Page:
Thursday, March 26, 2015

poem of the day 03.26.15


campo was the funny guy
at the wine store

he had a ceaseless energy
and a legion of sycophants
who followed him around and hung on his every word

i disliked him from the onset

i was thirty-two and the rest of them
were barely pushing twenty in the warehouse
which made me a road sign warning to them

a decade full of dead ends they’d be fools to repeat

campo gave everyone nicknames
c-train, hoss, j-dog and futureman
for some reason he chose johnson for me

it stuck

the bosses and even the bartender
across the street called me that

it amazed me what i’d answer to
for a paycheck and a three-dollar buyback
on the third round

but then again i always hated the sound of my own name

campo had an ease with the customers that i did not
he could sell and sell

while i just hung around dusting bottles
and listening to the 1950s music the store pumped in

i got a reputation for being surly and aloof
although i just didn’t know how to relate to a lot of the kids

on weekends we had hot looking wine pourers
come in from the distributers
to pour samples for the customers

campo spent his whole work day at the tasting center
flirting with girls and getting drunk

the assistant manager had me in his office weekly
for a conversation about my attitude

he thought campo was the greatest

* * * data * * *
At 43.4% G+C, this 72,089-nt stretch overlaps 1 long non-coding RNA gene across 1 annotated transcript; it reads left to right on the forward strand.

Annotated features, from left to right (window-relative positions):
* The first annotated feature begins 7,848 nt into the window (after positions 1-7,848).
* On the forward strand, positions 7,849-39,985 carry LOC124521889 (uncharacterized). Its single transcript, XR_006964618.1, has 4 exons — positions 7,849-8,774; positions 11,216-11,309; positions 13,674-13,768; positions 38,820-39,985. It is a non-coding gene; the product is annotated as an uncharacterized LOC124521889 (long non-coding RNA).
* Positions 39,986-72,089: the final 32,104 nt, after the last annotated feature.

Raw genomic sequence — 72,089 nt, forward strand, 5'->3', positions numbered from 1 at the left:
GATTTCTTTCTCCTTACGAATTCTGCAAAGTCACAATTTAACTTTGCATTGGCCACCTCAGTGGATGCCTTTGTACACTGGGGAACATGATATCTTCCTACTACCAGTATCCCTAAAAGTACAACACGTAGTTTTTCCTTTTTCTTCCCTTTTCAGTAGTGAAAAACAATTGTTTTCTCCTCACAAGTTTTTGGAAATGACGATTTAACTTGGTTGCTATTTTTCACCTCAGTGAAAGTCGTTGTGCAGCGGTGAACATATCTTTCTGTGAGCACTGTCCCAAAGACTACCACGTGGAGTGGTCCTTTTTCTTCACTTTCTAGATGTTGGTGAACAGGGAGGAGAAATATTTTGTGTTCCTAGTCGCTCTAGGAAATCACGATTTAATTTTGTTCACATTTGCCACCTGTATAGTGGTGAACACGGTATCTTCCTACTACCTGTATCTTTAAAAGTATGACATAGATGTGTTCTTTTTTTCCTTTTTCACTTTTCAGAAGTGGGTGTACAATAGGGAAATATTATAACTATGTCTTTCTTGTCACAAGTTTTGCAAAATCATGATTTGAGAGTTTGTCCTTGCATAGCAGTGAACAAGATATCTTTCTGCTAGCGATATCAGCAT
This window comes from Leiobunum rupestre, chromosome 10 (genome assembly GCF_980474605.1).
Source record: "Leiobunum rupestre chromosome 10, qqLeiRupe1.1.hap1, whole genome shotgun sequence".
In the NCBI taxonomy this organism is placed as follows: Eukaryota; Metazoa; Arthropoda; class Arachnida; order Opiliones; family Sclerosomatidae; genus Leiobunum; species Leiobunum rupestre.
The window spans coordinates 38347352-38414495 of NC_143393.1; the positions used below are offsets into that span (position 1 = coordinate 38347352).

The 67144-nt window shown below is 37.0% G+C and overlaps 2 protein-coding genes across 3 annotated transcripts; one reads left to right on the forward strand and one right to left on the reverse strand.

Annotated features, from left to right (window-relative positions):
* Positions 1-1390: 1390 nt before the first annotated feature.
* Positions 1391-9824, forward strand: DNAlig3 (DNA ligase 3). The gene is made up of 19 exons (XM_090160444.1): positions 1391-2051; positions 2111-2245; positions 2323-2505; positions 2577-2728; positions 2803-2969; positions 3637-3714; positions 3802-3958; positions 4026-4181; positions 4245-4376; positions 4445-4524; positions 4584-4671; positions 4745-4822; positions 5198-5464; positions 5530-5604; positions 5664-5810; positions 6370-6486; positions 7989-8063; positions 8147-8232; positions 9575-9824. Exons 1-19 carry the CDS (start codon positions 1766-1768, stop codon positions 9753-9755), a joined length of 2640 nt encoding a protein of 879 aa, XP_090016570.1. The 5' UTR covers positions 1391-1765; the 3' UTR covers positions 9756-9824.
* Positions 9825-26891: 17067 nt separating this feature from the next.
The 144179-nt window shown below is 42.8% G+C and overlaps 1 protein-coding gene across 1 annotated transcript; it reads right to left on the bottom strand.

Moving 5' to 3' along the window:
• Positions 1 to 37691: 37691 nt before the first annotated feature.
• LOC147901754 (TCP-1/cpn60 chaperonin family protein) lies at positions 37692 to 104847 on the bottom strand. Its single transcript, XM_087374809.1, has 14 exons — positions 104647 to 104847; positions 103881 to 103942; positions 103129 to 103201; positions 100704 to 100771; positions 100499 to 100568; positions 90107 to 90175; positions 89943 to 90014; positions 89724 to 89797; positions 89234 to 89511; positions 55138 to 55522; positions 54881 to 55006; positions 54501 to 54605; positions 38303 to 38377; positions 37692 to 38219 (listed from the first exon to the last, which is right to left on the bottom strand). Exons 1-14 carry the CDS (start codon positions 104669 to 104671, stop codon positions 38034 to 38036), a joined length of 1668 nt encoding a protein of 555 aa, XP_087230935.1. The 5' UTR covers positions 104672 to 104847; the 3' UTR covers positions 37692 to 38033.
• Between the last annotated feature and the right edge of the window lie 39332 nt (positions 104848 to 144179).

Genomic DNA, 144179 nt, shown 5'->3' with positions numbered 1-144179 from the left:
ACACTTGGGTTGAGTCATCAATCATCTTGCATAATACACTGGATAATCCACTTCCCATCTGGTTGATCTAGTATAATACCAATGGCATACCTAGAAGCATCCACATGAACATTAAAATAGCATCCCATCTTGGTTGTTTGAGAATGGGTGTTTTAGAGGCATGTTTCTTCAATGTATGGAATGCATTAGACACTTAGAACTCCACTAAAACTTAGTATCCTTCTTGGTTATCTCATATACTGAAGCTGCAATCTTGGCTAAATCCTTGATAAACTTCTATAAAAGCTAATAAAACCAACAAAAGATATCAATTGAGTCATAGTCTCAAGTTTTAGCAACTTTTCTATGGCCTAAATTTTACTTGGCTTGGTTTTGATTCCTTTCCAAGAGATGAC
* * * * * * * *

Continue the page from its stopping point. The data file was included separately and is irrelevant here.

be more like campo, he told me
campo makes the world his own playground

but when i went to spend my day
flirting with the wine pouring girls
the assistant manager tossed my ass in the warehouse
for drinking on the job

he made me count broken vodka bottles

on evenings campo and the assistant boss
would stand in front of a large tv
they’d watch hockey and tell tall tales about the wine pourers

campo would do play-by-play
and shout outrageous platitudes at the screen

he talked about how many of the pourers he nailed

while i ran around cleaning wine spills and hauling boxes
scratching the collection of pink write-up slips in my back pocket

when i quit the wine store
campo was the only guy i saw on my way out

he was just an hour into another nine-hour shift
in his own personal minimum-wage playground

we shook hands
and he called me johnson one last time

then i sat in my car alone
drinking the rest of a warm beer
from the morning drive to work

watching as campo played the clown for all of his boys
while they collected shopping carts and laughed

thinking some guys had it good
and some guys just didn’t get it at all.                                       

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